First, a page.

Stimulus for east GSO

by Brian Clarey

Taking the microphone as the Healthy Homes bus trundled up East Lee Street last Thursday, CC Lamberth’s passion for east Greensboro was irrepressible.

“I burn, eat, drink and sleep this thing, because this is where I’m at,” he said.

A developer, Lamberth said he employs 18 people at his business on Banner Avenue. He wants retail development, jobs and housing improvements here. As he returned to his seat, he concurred with fellow rider Joe Frierson.

“Got to go east,” he said of the city. “Nowhere else to go.” Lamberth pointed out the Gateway University Research on the right, a nanotechnology research center that is expected to create 2,000 jobs as it builds out over the next decade. UNC President Tom Ross had celebrated research in the related field of advanced composite materials at NC A&T University during his inauguration at the university earlier in the day. Ross said a partner company in Morganton employing 25 workers is producing helicopter replacement parts based on materials designed and certified at A&T.

The Greensboro Housing Coalition, which hosts the annual Healthy Homes tour, is spearheading the new Cottage Grove initiative, which seeks to bring in new investment to revitalize housing while strengthening education in the community. The target area is more or less an oval positioned midway between the campuses of A&T and the nanotech center.

Hampton Elementary, New Hope Missionary Baptist Church and a number of property management companies are partners in the undertaking with the housing coalition.

Avalon Trace, a low-income apartment complex that is home to many of the city’s refugees, is in the heart of the community. Skip Crowe with the housing coalition said the nonprofit is working with the owners of the property to redevelop it. He envisions mixed-income housing that would both lift up the standard of living for existing residents and accommodate new arrivals that want to live close to jobs at spin-off firms near the nanotech center.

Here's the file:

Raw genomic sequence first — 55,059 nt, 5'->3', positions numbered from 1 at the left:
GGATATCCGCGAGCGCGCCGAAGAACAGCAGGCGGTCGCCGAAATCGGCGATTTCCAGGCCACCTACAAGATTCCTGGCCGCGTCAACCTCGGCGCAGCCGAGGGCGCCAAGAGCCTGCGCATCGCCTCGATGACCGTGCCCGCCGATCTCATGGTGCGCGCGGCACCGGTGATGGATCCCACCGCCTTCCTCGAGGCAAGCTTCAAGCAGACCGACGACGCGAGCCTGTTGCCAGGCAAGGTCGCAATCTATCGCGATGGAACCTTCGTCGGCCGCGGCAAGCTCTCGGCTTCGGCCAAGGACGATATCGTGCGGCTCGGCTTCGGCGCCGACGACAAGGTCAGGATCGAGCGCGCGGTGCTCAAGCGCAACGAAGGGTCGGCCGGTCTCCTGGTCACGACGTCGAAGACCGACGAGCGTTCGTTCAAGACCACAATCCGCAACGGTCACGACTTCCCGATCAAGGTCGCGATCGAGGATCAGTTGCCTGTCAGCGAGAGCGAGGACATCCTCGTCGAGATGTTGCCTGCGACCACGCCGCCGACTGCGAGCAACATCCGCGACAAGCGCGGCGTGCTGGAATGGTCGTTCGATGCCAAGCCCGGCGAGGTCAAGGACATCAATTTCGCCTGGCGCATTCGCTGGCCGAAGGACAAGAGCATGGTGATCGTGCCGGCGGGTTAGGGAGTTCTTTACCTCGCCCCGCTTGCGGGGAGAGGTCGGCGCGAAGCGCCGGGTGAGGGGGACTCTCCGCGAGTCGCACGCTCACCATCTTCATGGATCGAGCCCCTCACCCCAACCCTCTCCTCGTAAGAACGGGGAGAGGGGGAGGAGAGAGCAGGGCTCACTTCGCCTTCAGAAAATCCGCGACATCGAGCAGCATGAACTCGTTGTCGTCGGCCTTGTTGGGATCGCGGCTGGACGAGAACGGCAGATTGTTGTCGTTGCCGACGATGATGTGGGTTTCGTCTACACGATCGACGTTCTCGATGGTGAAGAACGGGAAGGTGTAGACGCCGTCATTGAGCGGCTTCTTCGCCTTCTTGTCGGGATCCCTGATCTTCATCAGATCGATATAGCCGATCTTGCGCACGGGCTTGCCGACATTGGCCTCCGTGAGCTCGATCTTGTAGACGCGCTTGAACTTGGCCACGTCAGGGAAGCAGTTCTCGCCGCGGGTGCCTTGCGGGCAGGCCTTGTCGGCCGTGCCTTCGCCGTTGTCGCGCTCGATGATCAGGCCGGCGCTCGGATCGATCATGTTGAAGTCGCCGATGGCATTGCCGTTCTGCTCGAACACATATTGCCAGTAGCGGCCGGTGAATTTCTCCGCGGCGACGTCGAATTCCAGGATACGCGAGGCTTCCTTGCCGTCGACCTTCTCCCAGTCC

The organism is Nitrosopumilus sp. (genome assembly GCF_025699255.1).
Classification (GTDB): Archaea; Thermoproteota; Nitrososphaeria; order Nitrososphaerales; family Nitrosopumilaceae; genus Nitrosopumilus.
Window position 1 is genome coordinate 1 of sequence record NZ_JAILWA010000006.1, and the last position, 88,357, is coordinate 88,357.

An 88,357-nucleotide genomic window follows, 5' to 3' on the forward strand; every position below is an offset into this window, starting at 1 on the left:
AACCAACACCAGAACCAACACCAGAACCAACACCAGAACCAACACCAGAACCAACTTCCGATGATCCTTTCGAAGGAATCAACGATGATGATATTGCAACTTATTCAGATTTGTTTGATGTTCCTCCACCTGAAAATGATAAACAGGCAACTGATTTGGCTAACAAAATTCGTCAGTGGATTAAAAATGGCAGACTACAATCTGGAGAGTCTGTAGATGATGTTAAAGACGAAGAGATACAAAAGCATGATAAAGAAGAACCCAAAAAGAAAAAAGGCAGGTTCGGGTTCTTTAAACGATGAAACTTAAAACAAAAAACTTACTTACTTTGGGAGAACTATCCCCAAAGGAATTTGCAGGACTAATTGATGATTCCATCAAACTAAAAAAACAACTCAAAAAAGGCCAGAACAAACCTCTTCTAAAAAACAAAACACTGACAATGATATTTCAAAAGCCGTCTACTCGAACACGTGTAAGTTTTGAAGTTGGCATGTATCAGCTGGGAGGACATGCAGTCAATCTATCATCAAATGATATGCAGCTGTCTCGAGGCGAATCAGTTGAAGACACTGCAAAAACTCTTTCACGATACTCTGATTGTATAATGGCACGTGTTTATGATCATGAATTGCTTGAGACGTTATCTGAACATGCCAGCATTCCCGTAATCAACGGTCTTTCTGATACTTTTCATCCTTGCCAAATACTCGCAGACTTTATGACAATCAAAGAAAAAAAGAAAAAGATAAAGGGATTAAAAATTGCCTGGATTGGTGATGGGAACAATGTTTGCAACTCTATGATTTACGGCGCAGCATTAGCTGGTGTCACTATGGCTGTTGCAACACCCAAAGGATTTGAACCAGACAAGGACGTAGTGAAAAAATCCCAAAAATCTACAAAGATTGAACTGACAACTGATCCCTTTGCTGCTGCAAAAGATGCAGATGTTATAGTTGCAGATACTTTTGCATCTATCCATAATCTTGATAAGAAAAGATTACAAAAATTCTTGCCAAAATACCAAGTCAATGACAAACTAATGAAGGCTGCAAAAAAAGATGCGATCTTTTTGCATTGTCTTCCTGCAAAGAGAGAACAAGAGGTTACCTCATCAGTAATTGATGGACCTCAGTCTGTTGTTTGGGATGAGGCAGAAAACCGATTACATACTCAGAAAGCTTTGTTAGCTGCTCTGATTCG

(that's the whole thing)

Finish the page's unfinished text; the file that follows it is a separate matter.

After the election in November, the new mayor and city council cannot be wallflowers at this dance, when the president of the state’s university system has recognized the potential of this region and an array of community players are committing time, treasure and talent to its success.

Mayoral candidate Robbie Perkins told A&T students last week that he and District 1 Councilwoman Dianne Bellamy-Small want to build a road north from the nanotech center to the GTCC campus on East Wendover Avenue to create a high-tech business corridor as a home for businesses that exploit the research. District 2 Councilman Jim Kee is also a proponent of the road, which would function as a north-south connector, much as Holden Road does in the west. A ballpark price tag is about $40 million.

We propose a bold move: Put the item on a bond referendum next year, and then fast-track the issuance of the debt, just like the city has done with the aquatic center and SciQuarium, instead of letting the bonds languish for the next decade. Whoever wins the election, we hope the new council will take on this worthy project.

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